THAT Zimbabwe will soon benefit from cheap chemotherapy drugs sourced from reputable pharmaceutical companies represents a ray of hope to many citizens battling with cancer countrywide.
We believe this is a timely intervention which could save many lives especially as the nation’s health sector is in near comatose due to years of underfunding and neglect by President Robert Mugabe’s Zanu PF regime.
It is inconceivable that the majority of the people suffering from various kinds of cancers have fought a losing battle, with many succumbing to the disease because they could not afford the treatment.
With quality health care and services increasingly priced out of the reach of the majority poor, such initiatives are important as they ensure that one’s financial means, or lack thereof, should not determine the quality of health services they can access.
Zimbabwe stands to benefit from the initiative through which it was invited to be part of other countries involved in the development and adaptation of National Comprehensive Cancer Network-African Guidelines. Our hope is that in the long term, the same resources and energy we have seen over the years in the fight against HIV and Aids will also be transferred to the fight against cancer.
Many cancer patients have fought lone battles until they succumbed to the disease. Our hope is that the latest initiative will go a long way in ensuring that there is a change in the way cancer, which has become more devastating than HIV, is handled.
Chemotherapy has proved to be not only gruelling for many, but expensive, too, and this programme could not have come at a more opportune time.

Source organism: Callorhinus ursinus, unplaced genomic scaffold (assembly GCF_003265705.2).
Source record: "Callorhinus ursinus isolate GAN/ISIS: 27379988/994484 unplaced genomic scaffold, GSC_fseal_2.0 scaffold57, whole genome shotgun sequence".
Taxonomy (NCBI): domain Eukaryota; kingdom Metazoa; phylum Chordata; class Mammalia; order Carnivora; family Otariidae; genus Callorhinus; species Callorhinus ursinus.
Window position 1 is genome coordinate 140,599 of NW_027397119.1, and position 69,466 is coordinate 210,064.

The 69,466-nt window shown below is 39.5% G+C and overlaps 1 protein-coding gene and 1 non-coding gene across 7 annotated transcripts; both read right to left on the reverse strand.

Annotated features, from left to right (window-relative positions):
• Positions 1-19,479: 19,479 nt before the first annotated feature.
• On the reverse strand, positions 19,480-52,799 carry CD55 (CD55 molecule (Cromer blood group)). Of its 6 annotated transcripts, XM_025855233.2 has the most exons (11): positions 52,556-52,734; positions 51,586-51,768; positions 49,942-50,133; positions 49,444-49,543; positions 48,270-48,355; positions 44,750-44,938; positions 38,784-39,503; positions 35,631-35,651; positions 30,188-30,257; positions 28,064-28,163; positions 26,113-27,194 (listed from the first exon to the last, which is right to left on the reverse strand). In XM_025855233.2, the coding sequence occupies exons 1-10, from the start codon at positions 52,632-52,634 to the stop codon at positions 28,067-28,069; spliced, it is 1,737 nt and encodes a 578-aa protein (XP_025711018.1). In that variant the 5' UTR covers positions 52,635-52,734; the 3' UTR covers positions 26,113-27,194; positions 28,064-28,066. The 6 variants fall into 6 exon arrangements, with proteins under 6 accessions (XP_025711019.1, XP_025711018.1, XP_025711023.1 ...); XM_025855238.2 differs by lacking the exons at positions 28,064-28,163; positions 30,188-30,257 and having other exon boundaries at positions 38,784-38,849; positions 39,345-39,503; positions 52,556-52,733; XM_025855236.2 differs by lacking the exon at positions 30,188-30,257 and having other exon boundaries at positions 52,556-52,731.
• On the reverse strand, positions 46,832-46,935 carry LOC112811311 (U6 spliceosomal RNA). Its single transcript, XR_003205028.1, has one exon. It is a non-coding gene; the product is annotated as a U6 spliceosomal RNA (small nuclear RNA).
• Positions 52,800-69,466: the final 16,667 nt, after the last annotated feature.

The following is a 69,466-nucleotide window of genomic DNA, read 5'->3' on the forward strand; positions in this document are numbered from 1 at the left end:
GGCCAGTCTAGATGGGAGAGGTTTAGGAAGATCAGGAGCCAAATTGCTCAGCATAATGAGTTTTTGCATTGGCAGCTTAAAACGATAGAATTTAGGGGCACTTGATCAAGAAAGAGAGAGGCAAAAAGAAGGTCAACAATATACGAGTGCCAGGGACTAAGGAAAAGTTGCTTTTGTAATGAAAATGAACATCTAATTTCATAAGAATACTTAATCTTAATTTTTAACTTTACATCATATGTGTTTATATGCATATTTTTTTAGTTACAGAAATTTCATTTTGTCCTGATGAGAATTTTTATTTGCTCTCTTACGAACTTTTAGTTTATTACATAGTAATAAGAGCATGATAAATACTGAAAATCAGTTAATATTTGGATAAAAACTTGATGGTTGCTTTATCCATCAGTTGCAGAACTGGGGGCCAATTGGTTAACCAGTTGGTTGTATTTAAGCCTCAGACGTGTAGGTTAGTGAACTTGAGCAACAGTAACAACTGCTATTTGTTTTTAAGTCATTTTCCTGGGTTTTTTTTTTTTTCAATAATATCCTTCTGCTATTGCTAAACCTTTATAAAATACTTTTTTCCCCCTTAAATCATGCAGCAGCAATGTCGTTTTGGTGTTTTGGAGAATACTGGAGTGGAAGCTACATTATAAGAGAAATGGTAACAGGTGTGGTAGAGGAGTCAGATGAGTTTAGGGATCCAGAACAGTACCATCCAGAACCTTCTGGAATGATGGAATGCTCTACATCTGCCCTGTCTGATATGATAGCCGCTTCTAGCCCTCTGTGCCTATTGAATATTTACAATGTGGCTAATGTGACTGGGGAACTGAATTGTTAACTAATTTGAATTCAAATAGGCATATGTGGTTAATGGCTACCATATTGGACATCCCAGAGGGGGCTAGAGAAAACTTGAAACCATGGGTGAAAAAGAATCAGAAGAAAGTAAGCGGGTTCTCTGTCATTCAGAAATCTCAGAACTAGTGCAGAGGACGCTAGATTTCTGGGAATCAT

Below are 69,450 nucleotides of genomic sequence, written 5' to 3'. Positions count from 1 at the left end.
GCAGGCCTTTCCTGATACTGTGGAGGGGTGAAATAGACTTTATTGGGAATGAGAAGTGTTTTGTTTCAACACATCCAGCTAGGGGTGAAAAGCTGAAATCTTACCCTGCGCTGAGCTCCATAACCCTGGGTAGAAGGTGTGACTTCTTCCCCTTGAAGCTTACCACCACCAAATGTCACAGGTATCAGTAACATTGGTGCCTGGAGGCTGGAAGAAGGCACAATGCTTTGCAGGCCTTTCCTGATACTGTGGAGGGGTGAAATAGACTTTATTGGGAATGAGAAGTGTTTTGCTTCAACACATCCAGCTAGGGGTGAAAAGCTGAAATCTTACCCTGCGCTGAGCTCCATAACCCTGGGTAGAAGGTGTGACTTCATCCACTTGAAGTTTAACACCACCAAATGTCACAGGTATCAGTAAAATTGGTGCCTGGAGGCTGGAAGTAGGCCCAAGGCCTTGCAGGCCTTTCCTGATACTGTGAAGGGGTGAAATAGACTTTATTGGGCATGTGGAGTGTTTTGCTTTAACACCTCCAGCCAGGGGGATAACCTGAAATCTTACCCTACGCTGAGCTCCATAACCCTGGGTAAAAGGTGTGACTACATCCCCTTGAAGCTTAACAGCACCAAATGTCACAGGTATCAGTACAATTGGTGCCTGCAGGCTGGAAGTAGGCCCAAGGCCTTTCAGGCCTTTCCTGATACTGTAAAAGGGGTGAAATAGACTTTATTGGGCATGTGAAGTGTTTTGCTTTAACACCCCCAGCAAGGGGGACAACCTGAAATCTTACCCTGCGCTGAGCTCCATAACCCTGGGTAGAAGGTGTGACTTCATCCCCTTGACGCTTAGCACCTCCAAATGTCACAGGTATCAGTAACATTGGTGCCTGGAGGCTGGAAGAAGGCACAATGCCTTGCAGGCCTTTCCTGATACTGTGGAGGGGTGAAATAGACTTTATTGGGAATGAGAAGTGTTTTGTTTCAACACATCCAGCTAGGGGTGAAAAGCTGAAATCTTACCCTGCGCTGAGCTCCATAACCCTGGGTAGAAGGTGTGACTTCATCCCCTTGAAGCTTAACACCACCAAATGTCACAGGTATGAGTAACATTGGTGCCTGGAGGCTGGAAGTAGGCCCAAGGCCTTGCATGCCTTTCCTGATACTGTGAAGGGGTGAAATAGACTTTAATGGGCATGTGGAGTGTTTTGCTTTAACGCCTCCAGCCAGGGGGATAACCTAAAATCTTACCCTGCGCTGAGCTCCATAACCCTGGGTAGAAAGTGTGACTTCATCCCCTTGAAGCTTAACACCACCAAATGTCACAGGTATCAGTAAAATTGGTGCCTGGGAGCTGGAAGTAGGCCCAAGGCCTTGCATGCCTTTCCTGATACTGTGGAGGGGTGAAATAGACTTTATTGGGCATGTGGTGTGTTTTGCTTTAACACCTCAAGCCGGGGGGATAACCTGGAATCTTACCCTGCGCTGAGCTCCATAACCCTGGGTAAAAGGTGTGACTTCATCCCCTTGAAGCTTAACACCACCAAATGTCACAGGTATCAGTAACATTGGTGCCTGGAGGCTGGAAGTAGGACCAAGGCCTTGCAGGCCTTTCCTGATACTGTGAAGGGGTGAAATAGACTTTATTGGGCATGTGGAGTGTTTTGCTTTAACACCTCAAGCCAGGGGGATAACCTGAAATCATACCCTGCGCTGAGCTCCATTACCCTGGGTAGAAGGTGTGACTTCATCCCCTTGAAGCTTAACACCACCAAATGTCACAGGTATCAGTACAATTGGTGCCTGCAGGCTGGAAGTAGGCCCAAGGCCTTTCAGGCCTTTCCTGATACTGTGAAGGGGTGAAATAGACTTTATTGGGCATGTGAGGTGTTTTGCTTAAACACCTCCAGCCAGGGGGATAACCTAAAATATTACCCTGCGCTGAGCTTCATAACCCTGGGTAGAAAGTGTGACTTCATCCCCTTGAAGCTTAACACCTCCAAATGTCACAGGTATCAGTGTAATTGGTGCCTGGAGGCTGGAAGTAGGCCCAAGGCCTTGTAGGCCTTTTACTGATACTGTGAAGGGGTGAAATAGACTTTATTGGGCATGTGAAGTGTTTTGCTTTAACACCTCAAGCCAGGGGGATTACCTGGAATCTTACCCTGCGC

It will also feed into current efforts by the country to develop national guidelines to encompass all aspects of the management of cancer as part of the implementation of the National Cancer Strategy.
The fact that some funds have been channelled from the Aids Levy and invested in life-saving radiography equipment and cancer drugs implies that with the latest developments, in the next few years, the ravages of cancer could be contained as there would be more early detections and treatment.
Over the years, cervical cancer, prostate cancer, breast cancer and Kaposi’s sarcoma (skin cancer) have accounted for the greatest number of cancer-related deaths, but now there is hope that these malignant conditions could soon be successfully contained.
We, however, urge the authorities to desist from corruption and abusing the funds which they could assume are free funds, yet they should benefit the people.
It is high time Mugabe upped the fight against corruption in the top echelons of the Zanu PF regime so that even little resources could trickle down to the people who desperately need essential services.